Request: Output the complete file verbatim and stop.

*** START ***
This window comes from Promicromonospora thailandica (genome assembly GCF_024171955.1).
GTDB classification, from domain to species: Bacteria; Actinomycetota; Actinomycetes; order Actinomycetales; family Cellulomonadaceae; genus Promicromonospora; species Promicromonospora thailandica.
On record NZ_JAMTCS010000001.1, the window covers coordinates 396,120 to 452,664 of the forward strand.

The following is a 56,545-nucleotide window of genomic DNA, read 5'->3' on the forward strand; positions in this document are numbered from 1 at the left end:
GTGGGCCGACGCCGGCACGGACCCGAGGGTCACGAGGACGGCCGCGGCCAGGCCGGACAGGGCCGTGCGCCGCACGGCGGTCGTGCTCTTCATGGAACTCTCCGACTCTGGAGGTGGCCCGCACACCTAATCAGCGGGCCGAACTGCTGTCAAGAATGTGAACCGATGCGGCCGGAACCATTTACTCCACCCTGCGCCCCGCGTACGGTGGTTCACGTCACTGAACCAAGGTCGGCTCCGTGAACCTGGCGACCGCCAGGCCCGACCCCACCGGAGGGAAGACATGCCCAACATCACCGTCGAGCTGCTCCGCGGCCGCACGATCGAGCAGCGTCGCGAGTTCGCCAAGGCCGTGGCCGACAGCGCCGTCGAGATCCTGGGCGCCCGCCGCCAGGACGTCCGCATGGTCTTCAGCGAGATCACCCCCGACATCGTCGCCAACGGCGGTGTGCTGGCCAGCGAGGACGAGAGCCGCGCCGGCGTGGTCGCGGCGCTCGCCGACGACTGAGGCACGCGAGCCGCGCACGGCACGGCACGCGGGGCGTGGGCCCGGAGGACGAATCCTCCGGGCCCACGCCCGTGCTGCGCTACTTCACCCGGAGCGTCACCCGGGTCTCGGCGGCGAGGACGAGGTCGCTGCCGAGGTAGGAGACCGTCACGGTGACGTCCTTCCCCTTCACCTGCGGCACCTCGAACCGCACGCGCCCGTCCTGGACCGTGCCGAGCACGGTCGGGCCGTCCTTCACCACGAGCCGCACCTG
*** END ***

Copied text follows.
This window comes from Promicromonospora thailandica (genome assembly GCF_024171955.1).
GTDB classification, from domain to species: Bacteria; Actinomycetota; Actinomycetes; order Actinomycetales; family Cellulomonadaceae; genus Promicromonospora; species Promicromonospora thailandica.
On record NZ_JAMTCS010000001.1, the window covers coordinates 396,120 to 452,664 of the forward strand.

The following is a 56,545-nucleotide window of genomic DNA, read 5'->3' on the forward strand; positions in this document are numbered from 1 at the left end:
GTGGGCCGACGCCGGCACGGACCCGAGGGTCACGAGGACGGCCGCGGCCAGGCCGGACAGGGCCGTGCGCCGCACGGCGGTCGTGCTCTTCATGGAACTCTCCGACTCTGGAGGTGGCCCGCACACCTAATCAGCGGGCCGAACTGCTGTCAAGAATGTGAACCGATGCGGCCGGAACCATTTACTCCACCCTGCGCCCCGCGTACGGTGGTTCACGTCACTGAACCAAGGTCGGCTCCGTGAACCTGGCGACCGCCAGGCCCGACCCCACCGGAGGGAAGACATGCCCAACATCACCGTCGAGCTGCTCCGCGGCCGCACGATCGAGCAGCGTCGCGAGTTCGCCAAGGCCGTGGCCGACAGCGCCGTCGAGATCCTGGGCGCCCGCCGCCAGGACGTCCGCATGGTCTTCAGCGAGATCACCCCCGACATCGTCGCCAACGGCGGTGTGCTGGCCAGCGAGGACGAGAGCCGCGCCGGCGTGGTCGCGGCGCTCGCCGACGACTGAGGCACGCGAGCCGCGCACGGCACGGCACGCGGGGCGTGGGCCCGGAGGACGAATCCTCCGGGCCCACGCCCGTGCTGCGCTACTTCACCCGGAGCGTCACCCGGGTCTCGGCGGCGAGGACGAGGTCGCTGCCGAGGTAGGAGACCGTCACGGTGACGTCCTTCCCCTTCACCTGCGGCACCTCGAACCGCACGCGCCCGTCCTGGACCGTGCCGAGCACGGTCGGGCCGTCCTTCACCACGAGCCGCACCTG